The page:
New politics and economics — export opportunities and risks
Efic’s latest edition of World Risk Developments reviews a range of geopolitical developments around the world and their impact on Australia’s exporters.
We focus on Turkey’s election result, which has delivered a major shift in politics — President Erdoğan’s dominant AKP Party failed to secure an overall majority for the first time since its creation.
‘This increases near term political and economic uncertainty, but improves longer term prospects by making the political system more contestable, according to Efic’s senior economist Cassandra Winzenried.
‘We also review potential opportunities for Australian exporters arising from growing expenditure on Africa’s infrastructure and progress on India’s ambitious pro-business reform agenda’, says Winzenried.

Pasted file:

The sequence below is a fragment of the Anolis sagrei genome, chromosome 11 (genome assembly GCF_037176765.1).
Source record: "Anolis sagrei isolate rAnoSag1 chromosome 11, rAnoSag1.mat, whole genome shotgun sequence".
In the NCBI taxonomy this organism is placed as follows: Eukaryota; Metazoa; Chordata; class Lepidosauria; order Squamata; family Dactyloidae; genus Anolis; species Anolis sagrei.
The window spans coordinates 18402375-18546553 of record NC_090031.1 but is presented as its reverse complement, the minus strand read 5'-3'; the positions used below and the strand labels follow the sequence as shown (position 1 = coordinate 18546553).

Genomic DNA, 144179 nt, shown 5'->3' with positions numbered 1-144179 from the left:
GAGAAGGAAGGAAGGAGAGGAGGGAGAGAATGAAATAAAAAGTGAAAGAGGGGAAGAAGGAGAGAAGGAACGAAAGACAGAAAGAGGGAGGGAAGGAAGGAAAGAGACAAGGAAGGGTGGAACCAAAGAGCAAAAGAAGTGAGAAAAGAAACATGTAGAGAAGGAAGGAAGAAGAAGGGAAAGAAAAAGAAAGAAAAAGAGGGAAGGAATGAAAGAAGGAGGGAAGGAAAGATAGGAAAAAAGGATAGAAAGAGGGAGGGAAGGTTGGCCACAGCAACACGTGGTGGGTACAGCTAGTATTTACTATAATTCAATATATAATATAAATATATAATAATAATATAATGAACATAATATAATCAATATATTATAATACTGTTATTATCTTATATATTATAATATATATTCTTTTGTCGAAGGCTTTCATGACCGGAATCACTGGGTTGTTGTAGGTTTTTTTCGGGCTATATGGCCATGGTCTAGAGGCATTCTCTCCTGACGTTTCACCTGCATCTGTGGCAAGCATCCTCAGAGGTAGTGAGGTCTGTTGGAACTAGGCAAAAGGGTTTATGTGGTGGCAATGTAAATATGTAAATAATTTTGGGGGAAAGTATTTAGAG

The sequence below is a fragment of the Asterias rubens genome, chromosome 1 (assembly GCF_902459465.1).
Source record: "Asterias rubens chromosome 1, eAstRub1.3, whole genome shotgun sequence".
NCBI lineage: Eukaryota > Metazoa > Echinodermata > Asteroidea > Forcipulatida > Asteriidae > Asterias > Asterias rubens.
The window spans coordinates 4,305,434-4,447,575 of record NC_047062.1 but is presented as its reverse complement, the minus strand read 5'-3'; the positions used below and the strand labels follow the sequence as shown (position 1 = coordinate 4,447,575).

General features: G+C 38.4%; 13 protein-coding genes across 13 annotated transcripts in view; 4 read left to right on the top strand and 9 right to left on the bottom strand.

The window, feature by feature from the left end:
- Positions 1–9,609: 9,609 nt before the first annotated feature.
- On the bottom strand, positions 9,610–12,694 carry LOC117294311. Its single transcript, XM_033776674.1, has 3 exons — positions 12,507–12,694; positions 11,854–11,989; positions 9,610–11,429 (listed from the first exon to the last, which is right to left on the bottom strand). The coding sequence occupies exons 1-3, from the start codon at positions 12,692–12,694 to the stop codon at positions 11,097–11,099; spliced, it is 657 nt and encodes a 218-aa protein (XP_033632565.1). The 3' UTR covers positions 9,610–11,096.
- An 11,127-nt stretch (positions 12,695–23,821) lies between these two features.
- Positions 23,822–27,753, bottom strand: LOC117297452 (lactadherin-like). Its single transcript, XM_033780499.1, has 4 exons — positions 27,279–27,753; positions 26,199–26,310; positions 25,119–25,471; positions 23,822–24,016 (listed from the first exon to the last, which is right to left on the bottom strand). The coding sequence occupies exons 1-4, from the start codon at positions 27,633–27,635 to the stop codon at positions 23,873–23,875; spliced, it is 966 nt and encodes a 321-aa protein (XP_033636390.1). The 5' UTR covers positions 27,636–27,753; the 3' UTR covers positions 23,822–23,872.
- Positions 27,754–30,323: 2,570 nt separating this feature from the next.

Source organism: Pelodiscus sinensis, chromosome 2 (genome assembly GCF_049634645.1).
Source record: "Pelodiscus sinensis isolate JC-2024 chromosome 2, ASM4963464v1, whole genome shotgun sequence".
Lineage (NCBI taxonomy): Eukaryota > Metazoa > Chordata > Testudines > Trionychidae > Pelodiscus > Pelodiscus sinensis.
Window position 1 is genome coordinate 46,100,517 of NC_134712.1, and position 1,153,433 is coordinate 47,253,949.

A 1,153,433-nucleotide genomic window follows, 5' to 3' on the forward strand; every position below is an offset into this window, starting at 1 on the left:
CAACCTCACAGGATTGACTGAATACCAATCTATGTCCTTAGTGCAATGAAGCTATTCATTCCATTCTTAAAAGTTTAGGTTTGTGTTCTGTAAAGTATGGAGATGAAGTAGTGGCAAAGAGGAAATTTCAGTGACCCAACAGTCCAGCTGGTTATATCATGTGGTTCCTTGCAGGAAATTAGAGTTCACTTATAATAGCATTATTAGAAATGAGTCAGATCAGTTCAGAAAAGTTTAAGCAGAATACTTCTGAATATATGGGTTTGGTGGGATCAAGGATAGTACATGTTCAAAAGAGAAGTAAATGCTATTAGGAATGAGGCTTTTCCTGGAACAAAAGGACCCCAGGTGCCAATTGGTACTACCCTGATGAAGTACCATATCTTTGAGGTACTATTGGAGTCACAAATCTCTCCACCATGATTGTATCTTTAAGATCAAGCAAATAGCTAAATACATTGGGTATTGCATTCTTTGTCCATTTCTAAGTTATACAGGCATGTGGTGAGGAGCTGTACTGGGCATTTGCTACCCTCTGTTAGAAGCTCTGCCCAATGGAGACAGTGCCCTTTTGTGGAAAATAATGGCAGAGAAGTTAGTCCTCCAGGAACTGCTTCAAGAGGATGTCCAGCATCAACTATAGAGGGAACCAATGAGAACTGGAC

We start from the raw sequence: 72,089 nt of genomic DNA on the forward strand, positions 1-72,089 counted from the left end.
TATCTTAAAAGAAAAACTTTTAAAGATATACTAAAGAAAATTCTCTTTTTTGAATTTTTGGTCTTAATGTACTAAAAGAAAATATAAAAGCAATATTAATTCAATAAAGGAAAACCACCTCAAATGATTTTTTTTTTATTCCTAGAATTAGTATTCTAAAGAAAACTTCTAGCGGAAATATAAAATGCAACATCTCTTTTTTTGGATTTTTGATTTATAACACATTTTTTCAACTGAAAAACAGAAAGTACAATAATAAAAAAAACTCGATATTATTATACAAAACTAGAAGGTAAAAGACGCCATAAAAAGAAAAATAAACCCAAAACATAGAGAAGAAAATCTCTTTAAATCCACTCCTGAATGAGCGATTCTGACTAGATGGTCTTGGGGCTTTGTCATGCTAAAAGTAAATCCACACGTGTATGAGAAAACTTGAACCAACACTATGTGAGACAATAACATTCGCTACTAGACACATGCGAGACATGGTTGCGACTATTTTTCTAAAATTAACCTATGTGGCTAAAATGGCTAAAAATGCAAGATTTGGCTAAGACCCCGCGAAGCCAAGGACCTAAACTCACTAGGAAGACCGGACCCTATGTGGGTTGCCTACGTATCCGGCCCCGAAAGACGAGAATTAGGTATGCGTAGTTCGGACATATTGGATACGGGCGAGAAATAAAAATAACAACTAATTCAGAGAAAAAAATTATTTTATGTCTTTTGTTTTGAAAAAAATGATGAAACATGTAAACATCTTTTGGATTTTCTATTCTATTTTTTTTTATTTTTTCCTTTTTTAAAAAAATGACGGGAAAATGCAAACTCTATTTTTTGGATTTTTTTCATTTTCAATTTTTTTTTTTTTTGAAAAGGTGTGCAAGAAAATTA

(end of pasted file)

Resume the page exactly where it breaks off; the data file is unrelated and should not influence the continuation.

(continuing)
But creating new risk for Australian business is the decoupling of China’s stock market from economic fundamentals and corporate earnings growth.
‘A liquidity-driven surge in Chinese stocks has raised fears of a policy-induced asset bubble that could threaten financial stability’, says Winzenried.
The threat of tougher sanctions on Russia is also weighing on sentiment. According to Winzenried, ‘February’s ceasefire looks increasingly fragile’. ‘New sanctions would further ostracise Russia from the international community and cause its already suffering economy to contract further.’
Meanwhile an outbreak of Middle East Respiratory Syndrome (MERS) has prompted South Korea to cut interest rates. ‘The MERS panic is expected to take a heavy toll on tourism and consumer confidence, but Australia’s third largest export market is also suffering from broader long term economic headwinds’, says Winzenried.
Political risk also remains elevated in Thailand one year after the army staged its coup. ‘Thailand’s return to democracy continues to be delayed, with the uncertainty weighing on Australian exports to ASEAN’s second largest economy’, says Winzenried.
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Photo credit: © Murad Sezer / REUTERS / PICTURE MEDIA